Because we live in the age of Donald Trump, in which truth is not exactly the coin of the realm, it may be tempting to understate the extraordinary nature of James Comey’s Senate testimony.
I can’t remember anything quite like it, and that includes the Watergate hearings. Under oath, Comey, the former head of the FBI, called the president a liar. Not just once, but repeatedly. Most damningly, Comey felt the need to write memos after each Trump meeting because, he said, “I was honestly concerned he might lie about the nature of our meeting.”
He confirmed the reporting that Trump had asked him repeatedly to pledge his personal “loyalty,” as if America were some kind of fiefdom, that Trump said he “hoped” he would drop the FBI’s investigation of Michael Flynn, that Comey regarded Trump’s Oval Office “hope” as a direct order, and that Trump, in any honest rendering of Comey’s testimony, was clearly trying to interfere with the FBI investigation into Russia’s meddling in the 2016 election.
Comey wouldn’t say whether he considered Trump’s actions obstruction but that he expected the special counsel would be looking into it. And in any case, he didn’t have to say it directly. He spent most of a morning making the case.
Comey did say he was stunned that Trump would invite an FBI director over for dinner. He was stunned that Trump cleared the Oval Office so he could talk to Comey alone. He was even more stunned that Trump would ask for what Comey described as a “patronage relationship,” and more stunned still by what he considered to be a not very subtle attempt by Trump at a quid pro quo — you leave Flynn alone; you keep your job.
And nearly as extraordinary as Comey’s testimony was the fact that the Republican senators on the Intelligence Committee, who mostly tried to diminish the seriousness of Comey’s narrative, did not once challenge Comey on the facts.
As far as the committee was concerned, this is the official record of Trump’s unusual set of meetings with the supposedly independent FBI chief. As Comey pointed out, he had had two meetings with Obama — one of them to say good-bye — and nine phone calls or meetings with Trump.
So we’re left with this: Comey repeatedly calling Trump an untrustworthy liar and, in Trump’s defense, Republican committee members offering none. This was, in fact, a metaphorical group nod — yeah, tell us something we don’t already know.
Marc Kasowitz, who is Trump’s lawyer, read aloud a written statement that did offer a defense and did say that Comey lied. He said Trump never asked for loyalty and never asked Comey to drop the Flynn investigation. He also jumped on Comey’s admission that he had arranged for his memos to be leaked to the press in order to force the nomination of a special prosecutor. Kasowitz called Comey a “leaker,” and that much is apparently true, and also blockbuster news. FBI directors admit to leaks nearly as often as FBI directors call their bosses liars. It’s also true that after the leak, Robert Mueller was appointed special counsel.
In any case, I don’t want to suggest that this is a watershed. Paul Ryan, true to his nature, tried to pass this off as Trump being new to the job, a novice who just didn’t understand the protocols, the boundaries, the, you know, rules. John McCain — now, officially, poor John McCain — stumbled while trying to pin a double-standard rap on Comey for still investigating the Russia connection while having let Clinton off the hook. It was bizarre and embarrassing. Marco Rubio, once again Lil Marco, weakly tried to defend his former rival, but afterwards said he wasn’t prepared to say whether or not Trump had tried to obstruct justice.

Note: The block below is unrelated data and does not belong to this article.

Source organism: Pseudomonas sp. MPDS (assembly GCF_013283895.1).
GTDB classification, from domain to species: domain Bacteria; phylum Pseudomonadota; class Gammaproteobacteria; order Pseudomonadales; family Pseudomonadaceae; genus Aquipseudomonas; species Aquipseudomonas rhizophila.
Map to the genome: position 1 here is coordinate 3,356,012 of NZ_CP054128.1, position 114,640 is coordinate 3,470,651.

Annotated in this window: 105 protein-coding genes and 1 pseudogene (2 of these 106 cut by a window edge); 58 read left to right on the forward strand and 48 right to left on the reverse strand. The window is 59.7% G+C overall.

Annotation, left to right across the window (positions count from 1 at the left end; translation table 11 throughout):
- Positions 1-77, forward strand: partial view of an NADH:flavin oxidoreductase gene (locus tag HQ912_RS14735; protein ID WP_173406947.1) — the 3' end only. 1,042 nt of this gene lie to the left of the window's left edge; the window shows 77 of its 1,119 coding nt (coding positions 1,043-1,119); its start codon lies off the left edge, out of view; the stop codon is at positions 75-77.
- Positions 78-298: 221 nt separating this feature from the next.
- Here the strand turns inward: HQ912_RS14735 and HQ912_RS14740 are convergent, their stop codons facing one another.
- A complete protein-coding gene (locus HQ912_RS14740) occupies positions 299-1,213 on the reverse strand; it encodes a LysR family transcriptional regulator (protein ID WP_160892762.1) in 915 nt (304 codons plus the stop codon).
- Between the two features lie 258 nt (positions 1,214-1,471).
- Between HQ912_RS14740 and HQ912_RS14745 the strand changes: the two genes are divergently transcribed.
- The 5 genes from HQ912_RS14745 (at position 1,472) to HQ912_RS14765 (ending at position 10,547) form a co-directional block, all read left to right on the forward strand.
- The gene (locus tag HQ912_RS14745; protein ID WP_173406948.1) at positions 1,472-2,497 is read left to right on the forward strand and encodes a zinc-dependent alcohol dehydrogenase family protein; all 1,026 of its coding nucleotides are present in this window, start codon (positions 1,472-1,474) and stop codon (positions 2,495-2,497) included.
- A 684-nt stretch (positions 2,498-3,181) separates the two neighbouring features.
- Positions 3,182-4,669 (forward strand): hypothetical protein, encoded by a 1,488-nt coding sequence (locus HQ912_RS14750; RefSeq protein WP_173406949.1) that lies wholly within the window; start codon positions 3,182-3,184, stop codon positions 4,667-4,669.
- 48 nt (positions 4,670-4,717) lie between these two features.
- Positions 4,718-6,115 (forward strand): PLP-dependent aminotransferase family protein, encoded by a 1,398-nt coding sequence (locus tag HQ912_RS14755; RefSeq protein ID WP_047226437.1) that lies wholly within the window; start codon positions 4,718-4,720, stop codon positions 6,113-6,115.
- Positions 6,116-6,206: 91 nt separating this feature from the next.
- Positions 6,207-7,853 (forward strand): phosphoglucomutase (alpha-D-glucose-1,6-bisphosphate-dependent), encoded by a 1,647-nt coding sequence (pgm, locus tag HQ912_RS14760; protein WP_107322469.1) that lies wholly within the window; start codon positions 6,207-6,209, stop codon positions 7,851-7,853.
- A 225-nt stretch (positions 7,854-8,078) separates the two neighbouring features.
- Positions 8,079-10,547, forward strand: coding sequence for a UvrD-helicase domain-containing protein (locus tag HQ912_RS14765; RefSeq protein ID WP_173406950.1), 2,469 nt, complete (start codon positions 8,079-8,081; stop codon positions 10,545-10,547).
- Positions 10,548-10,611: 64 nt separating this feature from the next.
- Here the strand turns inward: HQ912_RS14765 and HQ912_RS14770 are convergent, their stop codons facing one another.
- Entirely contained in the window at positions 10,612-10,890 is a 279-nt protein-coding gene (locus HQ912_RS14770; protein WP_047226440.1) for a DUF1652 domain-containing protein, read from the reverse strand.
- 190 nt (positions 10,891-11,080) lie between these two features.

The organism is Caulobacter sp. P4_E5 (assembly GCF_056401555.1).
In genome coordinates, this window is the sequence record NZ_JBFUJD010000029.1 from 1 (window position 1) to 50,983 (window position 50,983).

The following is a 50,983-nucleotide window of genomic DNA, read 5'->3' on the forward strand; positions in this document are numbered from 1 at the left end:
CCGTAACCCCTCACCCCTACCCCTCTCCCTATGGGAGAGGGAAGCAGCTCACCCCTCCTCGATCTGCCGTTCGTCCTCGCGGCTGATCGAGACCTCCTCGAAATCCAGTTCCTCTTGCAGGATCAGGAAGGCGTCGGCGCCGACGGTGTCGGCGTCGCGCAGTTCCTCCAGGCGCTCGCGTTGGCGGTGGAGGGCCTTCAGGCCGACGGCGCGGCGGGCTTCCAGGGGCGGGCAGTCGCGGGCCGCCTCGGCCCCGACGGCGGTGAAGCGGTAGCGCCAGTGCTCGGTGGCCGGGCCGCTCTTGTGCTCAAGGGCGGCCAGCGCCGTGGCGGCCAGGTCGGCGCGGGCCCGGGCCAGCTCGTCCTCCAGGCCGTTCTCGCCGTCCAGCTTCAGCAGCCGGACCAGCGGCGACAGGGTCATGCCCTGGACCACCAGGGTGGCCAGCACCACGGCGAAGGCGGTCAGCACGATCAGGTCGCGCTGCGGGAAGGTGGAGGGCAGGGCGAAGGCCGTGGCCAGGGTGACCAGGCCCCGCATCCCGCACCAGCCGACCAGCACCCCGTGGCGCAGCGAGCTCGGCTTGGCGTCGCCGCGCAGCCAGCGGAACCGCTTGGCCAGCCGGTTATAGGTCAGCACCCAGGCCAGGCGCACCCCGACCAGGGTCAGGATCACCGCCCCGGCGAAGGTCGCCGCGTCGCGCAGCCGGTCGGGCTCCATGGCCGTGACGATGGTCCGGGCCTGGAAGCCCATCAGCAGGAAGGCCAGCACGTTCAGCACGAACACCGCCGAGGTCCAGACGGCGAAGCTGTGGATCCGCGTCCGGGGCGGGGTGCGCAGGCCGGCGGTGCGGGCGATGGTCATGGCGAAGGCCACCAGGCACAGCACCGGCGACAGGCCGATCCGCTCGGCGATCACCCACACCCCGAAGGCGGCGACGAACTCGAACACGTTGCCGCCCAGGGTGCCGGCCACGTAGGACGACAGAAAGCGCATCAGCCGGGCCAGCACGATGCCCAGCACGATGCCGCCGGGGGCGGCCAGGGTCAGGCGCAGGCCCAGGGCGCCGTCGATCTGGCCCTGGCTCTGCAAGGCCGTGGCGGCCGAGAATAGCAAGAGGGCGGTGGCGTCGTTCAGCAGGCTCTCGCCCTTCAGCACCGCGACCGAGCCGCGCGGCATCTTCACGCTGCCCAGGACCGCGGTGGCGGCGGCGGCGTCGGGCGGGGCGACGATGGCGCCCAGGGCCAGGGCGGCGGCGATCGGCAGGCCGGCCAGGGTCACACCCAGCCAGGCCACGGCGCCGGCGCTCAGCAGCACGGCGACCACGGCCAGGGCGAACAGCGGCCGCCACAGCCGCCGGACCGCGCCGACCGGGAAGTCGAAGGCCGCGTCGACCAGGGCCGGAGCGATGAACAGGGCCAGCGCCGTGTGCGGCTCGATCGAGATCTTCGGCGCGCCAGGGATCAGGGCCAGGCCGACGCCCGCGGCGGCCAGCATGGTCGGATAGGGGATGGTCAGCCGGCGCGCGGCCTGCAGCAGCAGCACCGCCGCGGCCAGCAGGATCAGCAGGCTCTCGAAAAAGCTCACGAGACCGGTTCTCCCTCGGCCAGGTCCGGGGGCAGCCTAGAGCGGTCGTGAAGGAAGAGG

The sad truth, though, is that everyone knew Trump was a liar during the campaign and he was still elected. Don’t expect Republicans to abandon him now.
But what you can expect is the Russia “cloud” Trump said is hovering over his administration to grow into a full-blown storm, if we’re not there already. The practical lesson to be drawn here is that if you have anything to hide — and what president doesn’t? — you don’t fire your FBI director. These guys know too much.
And one thing Comey knew, because Trump admitted as much in an interview with NBC’s Lester Holt, is that he was fired because of the Russia probe. Once you have that fact in hand, the rest of the Comey story falls into place. Trump asked Comey to lay off Flynn, and when he didn’t, he fired him.
There was other news from Comey’s testimony. It turns out Jeff Sessions may be in this thing more deeply than we knew. Comey said Loretta Lynch intruded on the Clinton investigation and that it made the weak-stomached Comey “queasy.” This revelation also gave Comey room to make him look bipartisan in his queasiness.
But the explosive news was all about Comey and Trump. Angus King, the independent senator from Maine who is becoming the star of these hearings, asked Comey if his firing by Trump reminded him of the story of Henry II and Thomas Becket.
Comey immediately picked up on the prompt.
“It kind of rings in my ears as, ‘Will no one rid me of this meddlesome priest?’ ” he said.
That’s supposedly what Henry said to his aides back in the 12th century about Becket, the meddlesome archbishop of Canterbury. If you know your medieval history or just take a quick look through Wikipedia, you know that a group of knights, picking up on Henry’s suggestion, killed Becket, who would be canonized for his troubles.
It’s unlikely that Comey has any reasonable shot at sainthood (just ask Hillary Clinton). But, for the greater part of three hours, as millions watched from home and work and even from bars, the meddlesome Comey made clear his thoughts on how history might ultimately judge Trump, who, shockingly, failed to even tweet a response.
Photo via Ben Sutherland, Fickr: Creative Commons